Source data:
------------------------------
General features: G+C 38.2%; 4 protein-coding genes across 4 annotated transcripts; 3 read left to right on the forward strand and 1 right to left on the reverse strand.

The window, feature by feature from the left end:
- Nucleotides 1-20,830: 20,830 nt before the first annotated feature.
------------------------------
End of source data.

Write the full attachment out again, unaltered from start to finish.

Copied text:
General features: G+C 38.2%; 4 protein-coding genes across 4 annotated transcripts; 3 read left to right on the forward strand and 1 right to left on the reverse strand.

The window, feature by feature from the left end:
- Nucleotides 1-20,830: 20,830 nt before the first annotated feature.